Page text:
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In 1941, the Parker Pen Company introduced its new “51”, a pen so radical in design and so popular that it received perhaps the greatest tribute of all in the form of a host of copies produced by dozens of makers. Beginning with “51” itself, the pens shown in this chapter were all made in the 1940s, 1950s, or 1960s.
One of the most prominent features of the “51” was its hooded nib, a relatively tiny bit of gold that was almost entirely concealed within the streamlined gripping section, or shell. The hooded nib of the “51” was an essential part of the pen’s design, as the shell also concealed a huge secondary ink reservoir to prevent the pen from drying out during use when it was filled with Parker’s companion ink, the super fast-drying “51” ink.
The “51” caught Parker’s competition flat-footed; many companies were struggling along on older designs, while others had just introduced new models with ordinary open nibs. Among the latter was Eversharp, which immediately set out to produce its own hooded-nib pen. The result of Eversharp’s hasty design was the Fifth Avenue, introduced in 1943. The Fifth Avenue, while its nib and feed were almost entirely concealed, like those of the “51”, used the same nib and feed that Eversharp was making for its Skyline, and the result was less than felicitous because the nib was not designed to work well when jammed tightly between the feed and the bore of the streamlined gripping section. A revised design appeared shortly thereafter, with a nib and feed of much smaller diameter, held together by a hard rubber sleeve.
The Fifth Avenue was ultimately unsuccessful in the market; but while it was failing, Waterman’s Taperite was succeeding very well. The Taperite, whose nib can be called hooded only in the sense that it is small and mostly buried within the streamlined section, wrote well and reliably, and it survived into the 1950s. Waterman produced it in several versions, with the material and trim of the cap differentiating one from another.
The “51” was a costly pen to produce because its design required precise machining of several acrylic parts. To produce a less-expensive pen while retaining the look of the hooded nib, Parker created the “21”. Like the Eversharp Fifth Avenue (and in fact like most of the other “51” copies), the “21” used an ordinary nib and feed, enclosing them with a loose-fitting shell for appearance only. Later versions of the “21”, however, have a different design that resembles that of the early Fifth Avenue, with the nib and feed fitted into a section with a tight bore.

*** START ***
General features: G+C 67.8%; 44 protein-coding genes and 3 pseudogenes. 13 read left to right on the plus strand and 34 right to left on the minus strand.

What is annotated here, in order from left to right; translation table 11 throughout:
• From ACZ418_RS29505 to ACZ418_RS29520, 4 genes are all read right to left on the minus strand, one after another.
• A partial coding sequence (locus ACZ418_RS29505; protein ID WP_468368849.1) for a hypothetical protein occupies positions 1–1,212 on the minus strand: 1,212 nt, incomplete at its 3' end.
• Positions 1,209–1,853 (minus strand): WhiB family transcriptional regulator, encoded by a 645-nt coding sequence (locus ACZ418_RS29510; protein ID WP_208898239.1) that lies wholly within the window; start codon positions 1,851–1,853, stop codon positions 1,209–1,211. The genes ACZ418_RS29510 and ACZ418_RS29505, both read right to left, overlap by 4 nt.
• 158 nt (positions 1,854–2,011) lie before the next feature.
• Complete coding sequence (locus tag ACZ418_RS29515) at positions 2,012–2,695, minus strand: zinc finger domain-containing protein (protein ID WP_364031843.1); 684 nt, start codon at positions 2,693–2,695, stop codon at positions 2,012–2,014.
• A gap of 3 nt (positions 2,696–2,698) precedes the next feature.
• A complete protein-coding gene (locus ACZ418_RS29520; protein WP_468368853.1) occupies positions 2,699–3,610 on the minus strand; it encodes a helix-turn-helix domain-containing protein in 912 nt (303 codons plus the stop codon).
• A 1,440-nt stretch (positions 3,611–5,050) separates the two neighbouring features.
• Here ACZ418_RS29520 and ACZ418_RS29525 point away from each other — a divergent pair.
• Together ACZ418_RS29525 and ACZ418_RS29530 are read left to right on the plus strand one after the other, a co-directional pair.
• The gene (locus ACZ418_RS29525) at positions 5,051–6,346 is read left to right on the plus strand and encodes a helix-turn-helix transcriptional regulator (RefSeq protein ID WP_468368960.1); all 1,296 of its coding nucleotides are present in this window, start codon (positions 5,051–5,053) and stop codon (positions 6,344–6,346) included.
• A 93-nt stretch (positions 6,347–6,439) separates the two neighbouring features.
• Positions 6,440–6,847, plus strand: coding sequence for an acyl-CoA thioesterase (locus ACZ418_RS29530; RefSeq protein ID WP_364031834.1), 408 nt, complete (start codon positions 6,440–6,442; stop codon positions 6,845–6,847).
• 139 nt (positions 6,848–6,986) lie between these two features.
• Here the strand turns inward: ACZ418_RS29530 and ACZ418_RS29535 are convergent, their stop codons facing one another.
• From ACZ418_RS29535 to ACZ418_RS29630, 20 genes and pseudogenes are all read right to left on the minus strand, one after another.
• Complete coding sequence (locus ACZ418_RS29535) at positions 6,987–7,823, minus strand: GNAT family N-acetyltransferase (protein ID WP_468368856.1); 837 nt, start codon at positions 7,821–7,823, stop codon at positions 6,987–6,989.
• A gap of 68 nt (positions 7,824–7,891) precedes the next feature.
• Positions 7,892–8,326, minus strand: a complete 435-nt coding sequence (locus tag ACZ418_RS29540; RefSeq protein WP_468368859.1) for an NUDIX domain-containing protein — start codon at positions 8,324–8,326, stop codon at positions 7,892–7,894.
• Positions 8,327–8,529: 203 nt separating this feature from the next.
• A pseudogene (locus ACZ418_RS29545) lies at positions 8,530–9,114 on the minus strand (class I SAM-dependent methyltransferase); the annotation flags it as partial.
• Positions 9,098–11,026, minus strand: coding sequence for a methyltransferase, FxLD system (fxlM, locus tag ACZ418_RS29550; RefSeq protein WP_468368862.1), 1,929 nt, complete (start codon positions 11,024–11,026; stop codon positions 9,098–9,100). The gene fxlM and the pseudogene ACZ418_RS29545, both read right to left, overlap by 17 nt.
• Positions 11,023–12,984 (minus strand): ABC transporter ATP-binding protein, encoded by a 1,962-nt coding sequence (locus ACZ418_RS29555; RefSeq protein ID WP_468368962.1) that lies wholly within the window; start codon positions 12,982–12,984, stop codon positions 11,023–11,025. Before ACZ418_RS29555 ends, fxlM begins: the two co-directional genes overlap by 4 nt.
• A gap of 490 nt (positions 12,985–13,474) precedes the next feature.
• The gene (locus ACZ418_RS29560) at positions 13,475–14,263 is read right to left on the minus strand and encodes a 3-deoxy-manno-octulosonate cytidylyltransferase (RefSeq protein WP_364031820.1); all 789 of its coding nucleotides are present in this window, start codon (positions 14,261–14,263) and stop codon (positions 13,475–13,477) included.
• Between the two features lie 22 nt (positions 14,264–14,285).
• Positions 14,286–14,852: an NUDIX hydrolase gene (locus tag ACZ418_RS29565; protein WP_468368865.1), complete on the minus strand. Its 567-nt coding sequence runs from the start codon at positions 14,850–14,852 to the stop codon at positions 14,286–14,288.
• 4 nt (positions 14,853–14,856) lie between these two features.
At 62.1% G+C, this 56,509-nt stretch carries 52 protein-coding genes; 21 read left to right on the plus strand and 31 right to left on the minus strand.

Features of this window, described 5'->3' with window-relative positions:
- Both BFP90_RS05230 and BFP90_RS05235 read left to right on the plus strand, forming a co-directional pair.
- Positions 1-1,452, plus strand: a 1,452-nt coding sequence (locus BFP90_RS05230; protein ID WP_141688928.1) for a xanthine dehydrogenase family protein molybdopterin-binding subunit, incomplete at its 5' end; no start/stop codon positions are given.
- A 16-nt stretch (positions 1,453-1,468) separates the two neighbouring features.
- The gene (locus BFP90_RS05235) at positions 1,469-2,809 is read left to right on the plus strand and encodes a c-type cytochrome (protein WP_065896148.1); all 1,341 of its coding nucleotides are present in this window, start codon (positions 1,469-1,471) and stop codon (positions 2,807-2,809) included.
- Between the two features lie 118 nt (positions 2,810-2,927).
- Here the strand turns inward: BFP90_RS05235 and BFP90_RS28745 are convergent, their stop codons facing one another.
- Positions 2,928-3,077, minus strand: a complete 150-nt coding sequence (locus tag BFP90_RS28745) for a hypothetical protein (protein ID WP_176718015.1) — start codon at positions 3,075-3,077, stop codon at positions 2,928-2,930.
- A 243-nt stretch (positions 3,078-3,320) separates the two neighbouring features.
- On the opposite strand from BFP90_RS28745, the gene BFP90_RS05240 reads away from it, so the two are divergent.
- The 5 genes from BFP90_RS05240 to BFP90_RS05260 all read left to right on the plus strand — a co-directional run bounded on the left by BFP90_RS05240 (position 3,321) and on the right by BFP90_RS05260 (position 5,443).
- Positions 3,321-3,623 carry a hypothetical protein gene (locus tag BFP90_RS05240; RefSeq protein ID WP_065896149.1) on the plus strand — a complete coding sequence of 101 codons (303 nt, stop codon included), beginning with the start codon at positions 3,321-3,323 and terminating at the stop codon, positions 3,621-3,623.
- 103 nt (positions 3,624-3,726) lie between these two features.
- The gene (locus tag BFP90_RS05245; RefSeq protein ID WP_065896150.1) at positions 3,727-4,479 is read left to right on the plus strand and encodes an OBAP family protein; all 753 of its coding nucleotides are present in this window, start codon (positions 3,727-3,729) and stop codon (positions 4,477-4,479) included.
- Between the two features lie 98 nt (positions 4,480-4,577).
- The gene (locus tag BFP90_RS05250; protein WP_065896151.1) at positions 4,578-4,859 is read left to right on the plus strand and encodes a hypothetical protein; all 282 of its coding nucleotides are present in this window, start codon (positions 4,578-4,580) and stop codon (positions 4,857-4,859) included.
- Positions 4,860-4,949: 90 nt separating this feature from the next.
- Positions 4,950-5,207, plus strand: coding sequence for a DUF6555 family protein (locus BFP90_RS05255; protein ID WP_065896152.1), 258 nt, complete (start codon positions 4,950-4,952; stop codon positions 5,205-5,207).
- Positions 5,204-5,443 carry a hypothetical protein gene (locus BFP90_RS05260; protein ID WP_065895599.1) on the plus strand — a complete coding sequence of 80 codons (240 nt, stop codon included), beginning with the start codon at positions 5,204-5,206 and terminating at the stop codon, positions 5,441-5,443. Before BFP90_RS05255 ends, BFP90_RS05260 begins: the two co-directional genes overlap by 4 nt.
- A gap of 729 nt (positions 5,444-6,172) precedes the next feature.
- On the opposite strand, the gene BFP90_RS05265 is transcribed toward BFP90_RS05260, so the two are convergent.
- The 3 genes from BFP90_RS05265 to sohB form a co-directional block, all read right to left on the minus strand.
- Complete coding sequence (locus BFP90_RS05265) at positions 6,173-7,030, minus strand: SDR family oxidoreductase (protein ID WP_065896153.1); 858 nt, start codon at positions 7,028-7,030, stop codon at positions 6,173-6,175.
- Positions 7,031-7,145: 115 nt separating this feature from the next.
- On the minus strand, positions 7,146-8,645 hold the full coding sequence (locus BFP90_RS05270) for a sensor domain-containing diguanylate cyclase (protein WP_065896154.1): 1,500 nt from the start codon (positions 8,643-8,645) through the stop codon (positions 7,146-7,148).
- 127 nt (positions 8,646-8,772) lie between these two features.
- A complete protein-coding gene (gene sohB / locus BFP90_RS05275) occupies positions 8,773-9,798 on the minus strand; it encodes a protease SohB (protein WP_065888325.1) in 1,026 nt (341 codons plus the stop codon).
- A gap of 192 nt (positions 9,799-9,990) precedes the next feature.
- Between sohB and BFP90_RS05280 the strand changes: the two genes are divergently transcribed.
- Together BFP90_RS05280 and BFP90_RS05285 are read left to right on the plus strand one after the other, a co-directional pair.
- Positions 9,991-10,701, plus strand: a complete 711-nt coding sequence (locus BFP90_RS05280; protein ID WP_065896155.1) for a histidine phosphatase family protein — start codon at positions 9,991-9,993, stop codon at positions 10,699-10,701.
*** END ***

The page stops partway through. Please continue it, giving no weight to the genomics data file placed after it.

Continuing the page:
The V250’s nib and feed are very much like those of Waterman’s Taperite although somewhat larger. This is actually a very well made pen, sturdy and solid, with a responsive 14K gold nib. Its primary fault is that its aluminum cap, swaged from tubing of good thickness, is not anodized; consequently, the cap’s surface is prone to corrosion.
Scripto was known as a maker of relatively inexpensive pens. The lever-filling model shown here, while it has a steel nib, is quite sturdy and reliable. Some of Scripto’s other hooded-nib models were very inexpensive indeed; also shown here is a bulb filler that was used as a giveaway for a 1949 regional convention of the Reliance Life Insurance Company. This latter pen exhibits a surprisingly high level of fit and finish for a convention giveaway, including an iridium-tipped broad nib.
The Hooded Knight is definitely a third-tier pen, light in weight and poorly finished. It illustrates a relatively creative solution to problems with flow design, in the form of a notch in the shell so that the breather hole is exposed. Some Hooded Knight models were fitted with metal caps, but all are the same under the skin.
The next pen appears to have been made for a particular company to use as a giveway, possibly as an employee service award. Every specimen that I have seen has had a person’s name hot-stamped in gold on the side of the barrel opposite the lever. This pen may have been produced by the same company that offered a stylistically similar pen bearing the MARLOWE imprint. The gold-plated steel nib on this model has a folded-over tip.